Kino Lorber’s KL Studio Classics has released All I Desire, from 1953, a romantic melodrama featuring Barbara Stanwyck, from the producer/director team of Ross Hunter and Douglas Sirk. Stanwyck plays Naomi Murdoch, a vaudeville actress who left her husband and family years ago to escape small-town life and scandalous gossip. When her teenage daughter writes to her to come and see her in her high school play, she decides to accept her invitation – good acting roles have dried up for her and she can’t help but be curious about how her family has fared without her.
Her husband Henry Murdoch and her three children have differing reactions when their missing mom turns up after ten years. Henry is uncomfortable, especially as it seems he has cultivated a romance with local school teacher Sara Harper (Maureen O’Sullivan, in a tiny part). Lily, the aspiring actress, (Lori Nelson) is thrilled to see her mother, who she believes is a huge star on the stage. Joyce (Marcia Henderson), her older sister, is disapproving, and youngest kid Ted (Billy Gray) is confused. The longer Naomi stays, the more she wants to make her visit become permanent. But she faces an obstacle more difficult than just soothing the hurt feelings of some of her family . A potential problem is brewing in the form of old boyfriend Dutch Heineman (Lyle Bettger), who was part of the reason Naomi had to flee her small town life so many years before.
All I Desire doesn’t seem like a typical Stanwyck feature. The setting of turn-of-the-century Wisconsin and filming in black and white amplify its distant, almost quaint feeling. It shares similarities to other classic tearjerkers by Hunter and Sirk – Magnificent Obsession (1954), Imitation of Life (1959) and All That Heaven Allows (1955) – but one wonders if the production team had the budget to shoot in color and update the story to the modern day it might have become more of a classic romantic drama like their other films. Reportedly Sirk wanted to at least film in color, but the studio refused, as it wasn’t a musical. All I Desire is still an entertaining vehicle for star Barbara Stanwyck, who couldn’t help but make anything watchable.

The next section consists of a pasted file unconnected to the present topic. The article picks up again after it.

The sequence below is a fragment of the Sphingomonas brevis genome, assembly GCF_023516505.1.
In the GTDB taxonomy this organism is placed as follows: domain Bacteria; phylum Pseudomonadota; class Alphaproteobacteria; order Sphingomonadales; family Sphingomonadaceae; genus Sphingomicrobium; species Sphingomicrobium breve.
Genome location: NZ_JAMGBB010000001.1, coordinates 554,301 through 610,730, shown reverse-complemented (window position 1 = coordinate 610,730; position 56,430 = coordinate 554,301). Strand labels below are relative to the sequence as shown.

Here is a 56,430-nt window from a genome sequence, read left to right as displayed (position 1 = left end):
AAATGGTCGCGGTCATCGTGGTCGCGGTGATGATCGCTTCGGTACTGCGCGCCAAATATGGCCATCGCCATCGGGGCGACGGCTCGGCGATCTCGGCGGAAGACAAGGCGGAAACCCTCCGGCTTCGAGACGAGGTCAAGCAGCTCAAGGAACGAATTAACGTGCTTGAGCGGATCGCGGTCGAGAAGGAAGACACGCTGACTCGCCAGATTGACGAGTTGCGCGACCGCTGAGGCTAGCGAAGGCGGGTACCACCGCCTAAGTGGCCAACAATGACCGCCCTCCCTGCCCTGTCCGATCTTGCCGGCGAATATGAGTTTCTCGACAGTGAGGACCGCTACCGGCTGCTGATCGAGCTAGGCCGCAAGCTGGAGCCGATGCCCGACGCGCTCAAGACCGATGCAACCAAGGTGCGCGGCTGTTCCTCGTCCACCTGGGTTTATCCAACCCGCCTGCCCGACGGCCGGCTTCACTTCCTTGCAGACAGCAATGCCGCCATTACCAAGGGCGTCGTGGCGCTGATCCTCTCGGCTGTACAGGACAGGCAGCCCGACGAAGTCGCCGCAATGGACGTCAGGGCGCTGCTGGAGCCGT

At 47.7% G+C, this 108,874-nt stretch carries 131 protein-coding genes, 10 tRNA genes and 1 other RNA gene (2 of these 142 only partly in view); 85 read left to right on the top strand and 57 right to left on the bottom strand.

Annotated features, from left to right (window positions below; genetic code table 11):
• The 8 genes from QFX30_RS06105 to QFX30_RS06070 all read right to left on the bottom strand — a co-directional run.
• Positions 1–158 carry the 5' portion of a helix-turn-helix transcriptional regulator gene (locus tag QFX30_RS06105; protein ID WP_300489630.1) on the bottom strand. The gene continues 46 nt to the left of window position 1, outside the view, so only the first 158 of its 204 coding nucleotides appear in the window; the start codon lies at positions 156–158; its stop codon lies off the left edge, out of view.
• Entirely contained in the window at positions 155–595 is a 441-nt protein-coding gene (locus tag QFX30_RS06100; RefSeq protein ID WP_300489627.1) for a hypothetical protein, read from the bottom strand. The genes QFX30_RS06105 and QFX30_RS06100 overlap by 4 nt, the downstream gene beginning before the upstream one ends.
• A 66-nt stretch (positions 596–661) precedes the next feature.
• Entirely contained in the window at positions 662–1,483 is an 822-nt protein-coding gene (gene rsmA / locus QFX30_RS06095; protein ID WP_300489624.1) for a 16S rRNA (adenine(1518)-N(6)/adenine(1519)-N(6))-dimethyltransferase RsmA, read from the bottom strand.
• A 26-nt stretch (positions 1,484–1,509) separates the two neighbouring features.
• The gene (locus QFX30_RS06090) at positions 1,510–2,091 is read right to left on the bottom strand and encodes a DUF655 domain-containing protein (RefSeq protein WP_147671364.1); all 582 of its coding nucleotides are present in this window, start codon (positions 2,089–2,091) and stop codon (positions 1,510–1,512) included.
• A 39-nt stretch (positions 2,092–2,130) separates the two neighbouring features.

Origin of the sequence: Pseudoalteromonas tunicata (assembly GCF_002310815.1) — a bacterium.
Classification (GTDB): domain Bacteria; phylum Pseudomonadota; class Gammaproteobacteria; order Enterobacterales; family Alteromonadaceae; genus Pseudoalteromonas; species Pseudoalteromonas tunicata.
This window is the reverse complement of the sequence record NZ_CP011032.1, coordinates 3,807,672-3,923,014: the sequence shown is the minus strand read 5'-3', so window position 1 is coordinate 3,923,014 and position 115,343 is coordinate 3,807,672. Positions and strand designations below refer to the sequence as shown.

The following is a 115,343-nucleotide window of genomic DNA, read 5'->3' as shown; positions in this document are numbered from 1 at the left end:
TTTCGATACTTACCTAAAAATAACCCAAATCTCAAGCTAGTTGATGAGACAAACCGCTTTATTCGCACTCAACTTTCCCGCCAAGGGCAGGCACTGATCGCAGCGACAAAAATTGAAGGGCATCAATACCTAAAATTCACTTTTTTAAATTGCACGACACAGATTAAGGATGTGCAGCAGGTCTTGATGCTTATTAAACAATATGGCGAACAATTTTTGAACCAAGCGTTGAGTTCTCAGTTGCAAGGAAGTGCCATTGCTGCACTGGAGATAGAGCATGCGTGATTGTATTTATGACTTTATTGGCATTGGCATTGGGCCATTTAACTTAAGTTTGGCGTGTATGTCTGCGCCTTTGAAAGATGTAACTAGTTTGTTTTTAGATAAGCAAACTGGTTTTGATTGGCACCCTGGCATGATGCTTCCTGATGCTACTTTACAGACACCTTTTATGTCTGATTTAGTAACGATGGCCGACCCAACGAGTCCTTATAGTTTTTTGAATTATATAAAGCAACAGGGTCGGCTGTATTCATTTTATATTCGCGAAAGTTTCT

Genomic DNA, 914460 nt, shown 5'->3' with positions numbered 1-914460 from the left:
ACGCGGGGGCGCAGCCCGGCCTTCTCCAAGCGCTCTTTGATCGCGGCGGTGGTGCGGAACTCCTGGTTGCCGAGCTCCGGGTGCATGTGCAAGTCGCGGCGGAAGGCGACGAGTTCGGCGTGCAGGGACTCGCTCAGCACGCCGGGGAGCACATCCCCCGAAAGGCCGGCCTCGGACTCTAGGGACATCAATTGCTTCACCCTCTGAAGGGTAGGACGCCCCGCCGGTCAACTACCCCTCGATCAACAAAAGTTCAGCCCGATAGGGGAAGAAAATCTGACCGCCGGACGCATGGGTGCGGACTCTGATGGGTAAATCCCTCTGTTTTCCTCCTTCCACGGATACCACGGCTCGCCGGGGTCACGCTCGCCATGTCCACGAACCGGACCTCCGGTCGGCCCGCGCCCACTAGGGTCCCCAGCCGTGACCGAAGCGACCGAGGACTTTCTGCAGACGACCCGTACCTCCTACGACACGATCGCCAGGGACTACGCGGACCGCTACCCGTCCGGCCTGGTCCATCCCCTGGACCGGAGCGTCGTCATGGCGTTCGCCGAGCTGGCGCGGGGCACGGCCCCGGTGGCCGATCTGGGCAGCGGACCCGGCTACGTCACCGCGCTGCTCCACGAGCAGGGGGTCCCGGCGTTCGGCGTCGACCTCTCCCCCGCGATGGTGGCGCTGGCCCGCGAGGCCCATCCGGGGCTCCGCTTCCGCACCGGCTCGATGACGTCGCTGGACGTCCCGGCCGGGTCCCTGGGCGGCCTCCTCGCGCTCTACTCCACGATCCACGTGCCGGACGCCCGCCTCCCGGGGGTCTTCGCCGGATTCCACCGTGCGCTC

Film and television buffs will note that Joyce’s handsome young boyfriend is played by Richard Long, who went on to star with Barbara Stanwyck as her son in the Big Valley television series from 1965-69.
The film looks great on a large-scale high definition television screen and has a running time of 80 minutes and an aspect ratio of 1.37:1 (1920 x 1080p). English subtitles are available. Extras include an audio commentary by film historian Imogen Sara Smith and theatrical trailers for All I Desire, The Great Man’s Lady, The Bride Wore Boots, Witness to Murder. There’s Always Tomorrow, The Tarnished Angels, and The Magnetic Monster.